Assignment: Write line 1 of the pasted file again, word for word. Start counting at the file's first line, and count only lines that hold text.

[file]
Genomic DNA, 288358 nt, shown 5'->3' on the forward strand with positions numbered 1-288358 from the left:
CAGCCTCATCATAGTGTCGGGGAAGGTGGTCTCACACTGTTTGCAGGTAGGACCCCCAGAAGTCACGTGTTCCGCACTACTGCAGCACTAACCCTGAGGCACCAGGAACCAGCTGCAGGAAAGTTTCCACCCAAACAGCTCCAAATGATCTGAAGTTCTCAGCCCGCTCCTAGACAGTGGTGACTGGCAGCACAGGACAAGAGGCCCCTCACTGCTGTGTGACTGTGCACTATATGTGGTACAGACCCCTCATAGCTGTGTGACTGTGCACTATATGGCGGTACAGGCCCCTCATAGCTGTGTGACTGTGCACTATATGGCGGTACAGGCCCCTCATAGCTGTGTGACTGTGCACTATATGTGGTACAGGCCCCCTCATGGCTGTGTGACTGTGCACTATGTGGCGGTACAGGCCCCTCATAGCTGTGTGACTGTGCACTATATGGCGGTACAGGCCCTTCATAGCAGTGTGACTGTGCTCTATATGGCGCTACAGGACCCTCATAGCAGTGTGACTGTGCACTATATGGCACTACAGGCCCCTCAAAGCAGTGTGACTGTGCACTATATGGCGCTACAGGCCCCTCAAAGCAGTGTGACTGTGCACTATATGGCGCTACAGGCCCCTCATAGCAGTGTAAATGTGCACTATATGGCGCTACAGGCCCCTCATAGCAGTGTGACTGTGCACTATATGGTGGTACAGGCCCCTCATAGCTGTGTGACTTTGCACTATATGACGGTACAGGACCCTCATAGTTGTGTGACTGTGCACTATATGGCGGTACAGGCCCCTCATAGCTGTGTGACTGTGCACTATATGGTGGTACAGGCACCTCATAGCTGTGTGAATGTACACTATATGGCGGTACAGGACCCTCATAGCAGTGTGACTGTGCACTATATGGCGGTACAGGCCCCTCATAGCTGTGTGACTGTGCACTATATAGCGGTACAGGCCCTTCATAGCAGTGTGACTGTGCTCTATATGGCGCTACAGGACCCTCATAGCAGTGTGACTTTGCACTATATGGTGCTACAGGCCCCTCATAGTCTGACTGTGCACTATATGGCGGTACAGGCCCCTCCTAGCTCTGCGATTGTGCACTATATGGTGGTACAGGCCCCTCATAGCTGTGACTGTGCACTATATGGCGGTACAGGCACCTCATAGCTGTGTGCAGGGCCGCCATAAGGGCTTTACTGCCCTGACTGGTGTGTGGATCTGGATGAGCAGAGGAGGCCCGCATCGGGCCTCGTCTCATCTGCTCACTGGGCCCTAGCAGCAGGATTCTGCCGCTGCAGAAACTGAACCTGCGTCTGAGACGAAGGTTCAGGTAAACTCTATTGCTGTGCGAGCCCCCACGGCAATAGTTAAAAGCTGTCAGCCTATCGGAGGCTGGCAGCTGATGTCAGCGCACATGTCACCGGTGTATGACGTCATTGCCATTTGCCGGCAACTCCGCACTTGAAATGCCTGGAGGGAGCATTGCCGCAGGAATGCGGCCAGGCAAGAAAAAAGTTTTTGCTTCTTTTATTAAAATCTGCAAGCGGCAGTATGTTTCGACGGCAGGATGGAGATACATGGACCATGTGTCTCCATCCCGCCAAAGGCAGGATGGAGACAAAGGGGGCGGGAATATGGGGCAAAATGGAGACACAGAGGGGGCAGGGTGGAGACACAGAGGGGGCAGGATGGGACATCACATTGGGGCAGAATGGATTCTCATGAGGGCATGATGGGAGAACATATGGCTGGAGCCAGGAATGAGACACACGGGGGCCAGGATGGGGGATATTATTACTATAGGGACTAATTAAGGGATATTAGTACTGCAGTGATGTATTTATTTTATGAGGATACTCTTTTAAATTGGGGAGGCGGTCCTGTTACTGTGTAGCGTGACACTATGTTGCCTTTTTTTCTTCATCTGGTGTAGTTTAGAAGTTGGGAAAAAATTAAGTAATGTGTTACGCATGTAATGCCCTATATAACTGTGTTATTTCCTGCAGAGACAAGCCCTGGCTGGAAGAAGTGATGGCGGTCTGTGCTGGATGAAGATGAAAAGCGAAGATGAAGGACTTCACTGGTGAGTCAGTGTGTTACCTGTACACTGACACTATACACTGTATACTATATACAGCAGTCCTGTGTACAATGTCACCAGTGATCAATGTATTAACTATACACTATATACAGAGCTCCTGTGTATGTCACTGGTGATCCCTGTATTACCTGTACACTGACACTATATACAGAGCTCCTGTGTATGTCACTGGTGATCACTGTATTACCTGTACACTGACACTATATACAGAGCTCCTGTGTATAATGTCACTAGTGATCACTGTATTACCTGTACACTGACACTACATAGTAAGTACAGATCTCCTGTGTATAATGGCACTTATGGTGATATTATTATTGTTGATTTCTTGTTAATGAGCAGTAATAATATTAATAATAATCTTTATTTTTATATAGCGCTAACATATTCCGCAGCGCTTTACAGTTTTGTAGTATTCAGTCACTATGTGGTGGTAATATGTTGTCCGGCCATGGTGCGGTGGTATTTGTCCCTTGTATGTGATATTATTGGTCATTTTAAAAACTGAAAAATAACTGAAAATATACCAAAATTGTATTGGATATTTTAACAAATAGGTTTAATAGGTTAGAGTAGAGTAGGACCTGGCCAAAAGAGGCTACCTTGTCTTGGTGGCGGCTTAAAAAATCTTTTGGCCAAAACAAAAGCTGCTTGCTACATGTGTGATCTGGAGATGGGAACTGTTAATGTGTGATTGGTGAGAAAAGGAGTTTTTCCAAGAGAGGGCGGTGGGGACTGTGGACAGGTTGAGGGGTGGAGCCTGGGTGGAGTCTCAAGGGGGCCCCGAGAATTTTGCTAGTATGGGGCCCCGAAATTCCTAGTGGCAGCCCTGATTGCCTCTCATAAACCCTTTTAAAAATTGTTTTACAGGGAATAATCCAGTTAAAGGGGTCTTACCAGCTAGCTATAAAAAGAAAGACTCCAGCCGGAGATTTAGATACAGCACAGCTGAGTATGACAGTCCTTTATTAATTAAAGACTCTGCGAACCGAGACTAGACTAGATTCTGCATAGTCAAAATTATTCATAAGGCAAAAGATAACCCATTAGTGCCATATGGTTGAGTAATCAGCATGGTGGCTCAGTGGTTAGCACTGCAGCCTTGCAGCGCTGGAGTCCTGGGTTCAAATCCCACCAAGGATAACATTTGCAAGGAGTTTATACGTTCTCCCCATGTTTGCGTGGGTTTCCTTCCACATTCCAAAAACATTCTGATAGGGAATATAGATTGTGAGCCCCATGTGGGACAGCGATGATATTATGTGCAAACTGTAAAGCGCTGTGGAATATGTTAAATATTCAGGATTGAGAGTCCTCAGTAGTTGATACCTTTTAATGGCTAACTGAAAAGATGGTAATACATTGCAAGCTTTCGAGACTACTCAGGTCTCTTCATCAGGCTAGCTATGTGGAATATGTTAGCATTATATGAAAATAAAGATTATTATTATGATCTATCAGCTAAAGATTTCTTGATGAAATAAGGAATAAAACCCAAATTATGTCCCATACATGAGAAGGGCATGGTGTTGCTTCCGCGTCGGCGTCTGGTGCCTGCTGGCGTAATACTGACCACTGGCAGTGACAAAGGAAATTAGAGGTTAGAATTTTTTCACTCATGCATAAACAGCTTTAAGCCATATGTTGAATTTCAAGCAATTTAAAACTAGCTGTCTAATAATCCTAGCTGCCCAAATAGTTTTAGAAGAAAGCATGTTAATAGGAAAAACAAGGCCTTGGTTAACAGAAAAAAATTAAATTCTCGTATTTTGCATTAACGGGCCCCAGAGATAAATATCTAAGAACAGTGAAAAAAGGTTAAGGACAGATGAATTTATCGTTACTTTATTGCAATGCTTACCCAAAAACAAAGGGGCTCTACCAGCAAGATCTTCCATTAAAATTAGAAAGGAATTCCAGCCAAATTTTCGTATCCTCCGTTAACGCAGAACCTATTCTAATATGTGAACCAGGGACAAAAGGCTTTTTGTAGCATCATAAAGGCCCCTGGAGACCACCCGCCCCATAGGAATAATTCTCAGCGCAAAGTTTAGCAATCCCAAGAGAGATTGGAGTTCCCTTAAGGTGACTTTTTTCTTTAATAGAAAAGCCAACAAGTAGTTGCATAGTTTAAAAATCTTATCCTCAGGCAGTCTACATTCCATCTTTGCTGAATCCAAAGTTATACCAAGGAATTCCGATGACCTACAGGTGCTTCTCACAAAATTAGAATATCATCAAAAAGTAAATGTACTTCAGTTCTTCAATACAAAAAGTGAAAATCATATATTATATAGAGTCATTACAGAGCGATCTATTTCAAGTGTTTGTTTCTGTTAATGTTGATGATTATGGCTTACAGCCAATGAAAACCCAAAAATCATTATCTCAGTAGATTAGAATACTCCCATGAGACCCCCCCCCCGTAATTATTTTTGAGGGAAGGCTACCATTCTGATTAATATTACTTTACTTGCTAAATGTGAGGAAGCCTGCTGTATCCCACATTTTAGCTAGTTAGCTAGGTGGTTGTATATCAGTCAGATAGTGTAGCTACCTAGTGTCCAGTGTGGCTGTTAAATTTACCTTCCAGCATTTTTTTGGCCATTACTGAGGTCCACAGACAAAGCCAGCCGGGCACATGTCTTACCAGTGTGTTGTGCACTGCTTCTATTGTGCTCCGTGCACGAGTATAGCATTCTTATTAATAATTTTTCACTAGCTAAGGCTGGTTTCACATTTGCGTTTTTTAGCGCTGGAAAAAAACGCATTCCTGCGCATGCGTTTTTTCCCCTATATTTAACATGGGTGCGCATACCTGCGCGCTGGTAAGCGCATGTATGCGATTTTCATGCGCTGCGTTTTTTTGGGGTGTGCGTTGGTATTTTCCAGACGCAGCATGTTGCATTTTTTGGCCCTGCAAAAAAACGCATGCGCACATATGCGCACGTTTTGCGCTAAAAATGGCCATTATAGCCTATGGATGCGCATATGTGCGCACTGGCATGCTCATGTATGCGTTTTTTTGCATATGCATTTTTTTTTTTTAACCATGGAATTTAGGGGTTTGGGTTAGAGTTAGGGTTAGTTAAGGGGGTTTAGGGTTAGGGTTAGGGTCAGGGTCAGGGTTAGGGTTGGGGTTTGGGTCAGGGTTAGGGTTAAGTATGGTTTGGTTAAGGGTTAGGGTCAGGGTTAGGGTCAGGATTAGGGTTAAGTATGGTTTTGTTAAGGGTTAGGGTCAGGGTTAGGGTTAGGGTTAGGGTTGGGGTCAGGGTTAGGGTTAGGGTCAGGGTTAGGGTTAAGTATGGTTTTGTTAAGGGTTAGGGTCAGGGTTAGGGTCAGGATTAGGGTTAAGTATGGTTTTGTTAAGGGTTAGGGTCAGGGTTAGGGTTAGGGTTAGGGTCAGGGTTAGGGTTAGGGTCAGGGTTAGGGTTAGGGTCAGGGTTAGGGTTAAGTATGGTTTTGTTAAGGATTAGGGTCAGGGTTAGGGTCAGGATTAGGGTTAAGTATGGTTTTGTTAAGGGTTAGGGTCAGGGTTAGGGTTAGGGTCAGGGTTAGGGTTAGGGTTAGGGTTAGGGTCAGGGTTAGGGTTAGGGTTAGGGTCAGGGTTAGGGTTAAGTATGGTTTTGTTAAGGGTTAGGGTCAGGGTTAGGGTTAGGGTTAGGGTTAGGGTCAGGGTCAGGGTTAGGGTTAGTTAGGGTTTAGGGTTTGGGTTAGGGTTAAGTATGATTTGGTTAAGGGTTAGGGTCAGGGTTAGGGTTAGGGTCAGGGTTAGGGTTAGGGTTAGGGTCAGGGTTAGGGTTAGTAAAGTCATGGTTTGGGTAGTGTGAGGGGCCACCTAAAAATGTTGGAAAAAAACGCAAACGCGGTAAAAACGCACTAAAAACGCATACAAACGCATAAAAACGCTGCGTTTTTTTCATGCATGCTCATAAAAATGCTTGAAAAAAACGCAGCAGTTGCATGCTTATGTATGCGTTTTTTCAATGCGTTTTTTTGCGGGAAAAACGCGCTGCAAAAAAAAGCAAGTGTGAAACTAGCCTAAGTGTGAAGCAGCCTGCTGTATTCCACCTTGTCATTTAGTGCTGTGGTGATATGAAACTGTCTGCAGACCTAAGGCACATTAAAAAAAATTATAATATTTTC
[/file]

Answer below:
Genomic DNA, 288358 nt, shown 5'->3' on the forward strand with positions numbered 1-288358 from the left: